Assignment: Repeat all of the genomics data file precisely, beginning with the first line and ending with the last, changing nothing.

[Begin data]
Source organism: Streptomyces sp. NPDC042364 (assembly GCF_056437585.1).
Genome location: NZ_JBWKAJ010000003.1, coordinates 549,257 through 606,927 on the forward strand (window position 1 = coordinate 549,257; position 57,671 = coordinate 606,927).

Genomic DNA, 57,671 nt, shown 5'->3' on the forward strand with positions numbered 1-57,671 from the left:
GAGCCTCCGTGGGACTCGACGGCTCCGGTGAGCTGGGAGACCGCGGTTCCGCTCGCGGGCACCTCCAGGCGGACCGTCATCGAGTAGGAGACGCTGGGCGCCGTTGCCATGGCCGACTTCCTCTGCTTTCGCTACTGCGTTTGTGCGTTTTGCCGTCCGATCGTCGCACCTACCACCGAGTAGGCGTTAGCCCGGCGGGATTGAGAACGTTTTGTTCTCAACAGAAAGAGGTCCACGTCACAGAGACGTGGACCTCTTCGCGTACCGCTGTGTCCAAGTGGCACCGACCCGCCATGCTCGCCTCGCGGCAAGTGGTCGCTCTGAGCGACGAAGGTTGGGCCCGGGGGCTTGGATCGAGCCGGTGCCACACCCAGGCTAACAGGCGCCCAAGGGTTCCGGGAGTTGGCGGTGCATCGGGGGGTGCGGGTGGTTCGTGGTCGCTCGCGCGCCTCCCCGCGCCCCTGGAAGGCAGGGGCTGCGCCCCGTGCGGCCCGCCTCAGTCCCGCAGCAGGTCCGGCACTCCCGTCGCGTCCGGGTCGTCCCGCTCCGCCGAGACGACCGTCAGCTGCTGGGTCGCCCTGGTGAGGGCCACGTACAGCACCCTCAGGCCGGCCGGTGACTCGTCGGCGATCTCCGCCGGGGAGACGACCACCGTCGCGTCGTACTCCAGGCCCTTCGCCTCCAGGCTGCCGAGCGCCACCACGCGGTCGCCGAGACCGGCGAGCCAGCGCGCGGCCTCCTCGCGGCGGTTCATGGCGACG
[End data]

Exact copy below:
Source organism: Streptomyces sp. NPDC042364 (assembly GCF_056437585.1).
Genome location: NZ_JBWKAJ010000003.1, coordinates 549,257 through 606,927 on the forward strand (window position 1 = coordinate 549,257; position 57,671 = coordinate 606,927).

Genomic DNA, 57,671 nt, shown 5'->3' on the forward strand with positions numbered 1-57,671 from the left:
GAGCCTCCGTGGGACTCGACGGCTCCGGTGAGCTGGGAGACCGCGGTTCCGCTCGCGGGCACCTCCAGGCGGACCGTCATCGAGTAGGAGACGCTGGGCGCCGTTGCCATGGCCGACTTCCTCTGCTTTCGCTACTGCGTTTGTGCGTTTTGCCGTCCGATCGTCGCACCTACCACCGAGTAGGCGTTAGCCCGGCGGGATTGAGAACGTTTTGTTCTCAACAGAAAGAGGTCCACGTCACAGAGACGTGGACCTCTTCGCGTACCGCTGTGTCCAAGTGGCACCGACCCGCCATGCTCGCCTCGCGGCAAGTGGTCGCTCTGAGCGACGAAGGTTGGGCCCGGGGGCTTGGATCGAGCCGGTGCCACACCCAGGCTAACAGGCGCCCAAGGGTTCCGGGAGTTGGCGGTGCATCGGGGGGTGCGGGTGGTTCGTGGTCGCTCGCGCGCCTCCCCGCGCCCCTGGAAGGCAGGGGCTGCGCCCCGTGCGGCCCGCCTCAGTCCCGCAGCAGGTCCGGCACTCCCGTCGCGTCCGGGTCGTCCCGCTCCGCCGAGACGACCGTCAGCTGCTGGGTCGCCCTGGTGAGGGCCACGTACAGCACCCTCAGGCCGGCCGGTGACTCGTCGGCGATCTCCGCCGGGGAGACGACCACCGTCGCGTCGTACTCCAGGCCCTTCGCCTCCAGGCTGCCGAGCGCCACCACGCGGTCGCCGAGACCGGCGAGCCAGCGCGCGGCCTCCTCGCGGCGGTTCATGGCGACG